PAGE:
Dukovany 5: from EIA to construction license


For the first time ever, NPP permitting procedures were open to NGOs beyond the Environmental Impact Assessment (EIA), which is usually the only possibility for public participation.

The transboundary EIA for Dukovany 5 took place in 2018 with hearings not only in the Czech Republic, but also in Vienna and Munich. However, the EIA was conducted for a “black-box“ reactor. Or simply put: They did not know which reactor will be built and therefore used data for e.g. emissions to prove that the planned reactor will not pose an acceptable threat to the environment, whether it be built with Russian VVER technology or other. Back then, the VVER-1200 was rumored being the favored reactor type, because the Jihlava River’s cooling capacity was determined as being sufficient for another 1200 MW reactor. In the end, the Czech authorities announced that there will be chance for the public to participate later, when the reactors will be known.

After the EIA, the so-called zoning or siting procedure (not according to the Atomic Bill, but to construction law) was conducted with a rather bumpy public participation, because only a few NGOs were admitted; this was possible due to the restrictive Czech laws. But the public was included, even organizations from abroad. Again, a procedure for a nuclear power plant, but without specification of a reactor type.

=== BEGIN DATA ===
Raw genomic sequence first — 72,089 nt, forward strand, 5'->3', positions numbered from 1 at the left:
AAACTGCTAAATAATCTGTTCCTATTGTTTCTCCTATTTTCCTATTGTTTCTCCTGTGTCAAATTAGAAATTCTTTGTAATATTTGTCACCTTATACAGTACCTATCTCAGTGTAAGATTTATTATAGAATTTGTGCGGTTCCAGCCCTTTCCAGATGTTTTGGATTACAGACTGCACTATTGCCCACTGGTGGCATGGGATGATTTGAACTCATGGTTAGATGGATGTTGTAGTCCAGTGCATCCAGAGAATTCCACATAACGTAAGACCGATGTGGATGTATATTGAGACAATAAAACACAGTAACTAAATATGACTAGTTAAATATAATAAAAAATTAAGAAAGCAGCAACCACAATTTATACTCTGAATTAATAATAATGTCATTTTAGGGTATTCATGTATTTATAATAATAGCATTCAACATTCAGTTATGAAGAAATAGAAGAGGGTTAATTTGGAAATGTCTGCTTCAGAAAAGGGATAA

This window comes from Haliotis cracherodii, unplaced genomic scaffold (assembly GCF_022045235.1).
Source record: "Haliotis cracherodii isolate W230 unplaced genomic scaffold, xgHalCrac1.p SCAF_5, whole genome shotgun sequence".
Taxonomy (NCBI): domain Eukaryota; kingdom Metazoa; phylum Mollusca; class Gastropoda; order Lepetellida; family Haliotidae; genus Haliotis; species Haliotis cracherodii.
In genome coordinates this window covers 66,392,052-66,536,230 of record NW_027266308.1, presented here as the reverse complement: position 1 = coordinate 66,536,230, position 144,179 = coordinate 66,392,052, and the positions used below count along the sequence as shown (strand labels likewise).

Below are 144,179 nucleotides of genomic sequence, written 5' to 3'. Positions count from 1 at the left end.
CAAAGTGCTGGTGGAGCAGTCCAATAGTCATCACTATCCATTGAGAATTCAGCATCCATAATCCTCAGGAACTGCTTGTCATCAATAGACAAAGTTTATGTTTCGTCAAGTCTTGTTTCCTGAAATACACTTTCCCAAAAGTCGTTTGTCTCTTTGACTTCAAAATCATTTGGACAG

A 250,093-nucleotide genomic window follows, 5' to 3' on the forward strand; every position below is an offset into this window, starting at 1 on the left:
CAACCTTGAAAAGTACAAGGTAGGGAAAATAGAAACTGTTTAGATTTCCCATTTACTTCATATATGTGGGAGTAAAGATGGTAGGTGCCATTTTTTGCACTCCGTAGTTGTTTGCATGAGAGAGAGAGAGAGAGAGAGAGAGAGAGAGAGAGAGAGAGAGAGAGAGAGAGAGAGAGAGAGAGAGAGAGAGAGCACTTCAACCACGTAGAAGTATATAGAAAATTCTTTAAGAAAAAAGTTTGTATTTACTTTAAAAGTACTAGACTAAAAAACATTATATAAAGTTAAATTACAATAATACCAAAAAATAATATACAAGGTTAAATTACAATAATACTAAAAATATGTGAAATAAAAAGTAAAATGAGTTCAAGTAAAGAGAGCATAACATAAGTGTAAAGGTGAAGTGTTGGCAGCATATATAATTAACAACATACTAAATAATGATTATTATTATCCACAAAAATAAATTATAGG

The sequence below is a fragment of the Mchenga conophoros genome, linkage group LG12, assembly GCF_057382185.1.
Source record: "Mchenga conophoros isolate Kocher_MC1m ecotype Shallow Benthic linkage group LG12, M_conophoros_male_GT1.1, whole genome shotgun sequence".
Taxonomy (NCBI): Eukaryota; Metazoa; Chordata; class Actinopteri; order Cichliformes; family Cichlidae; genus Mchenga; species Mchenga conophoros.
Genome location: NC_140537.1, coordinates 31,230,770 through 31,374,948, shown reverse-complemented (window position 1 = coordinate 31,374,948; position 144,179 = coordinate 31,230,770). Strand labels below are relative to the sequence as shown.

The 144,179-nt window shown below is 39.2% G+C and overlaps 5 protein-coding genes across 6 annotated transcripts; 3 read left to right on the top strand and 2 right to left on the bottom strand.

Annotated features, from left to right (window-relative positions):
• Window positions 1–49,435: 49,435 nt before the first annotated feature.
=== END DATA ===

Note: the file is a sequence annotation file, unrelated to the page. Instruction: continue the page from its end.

The applicant was ČEZ (Elektrárna Dukovany II). The company filed the application with the building authority in Třebíč already in June 2021; the permit was issued end of October 2023. The deadlines had to be prolonged several times and to make this easier in future, the competence was moved from the local building authority directly to the Ministry of Trade and Industry (MPO) in Prague.

Several NGOs raised the legally possible appeal against this decision. Since the reactors are not known nor are they the real topic, the issues raised ranged from the necessary tree cutting to the important issue of sufficient cooling water. This is certainly unclear and in practical consequence the decision whether the new unit in Dukovany will use dry cooling, which is more expensive, remains to be seen.

The next step will be the construction permit where the reactors will be already chosen thus open for public scrutiny. But no, because also here legislation was changed meanwhile and…yes, keeps out the public. Participation in the permitting procedure for the public will come to an end even before the reactors will be decided.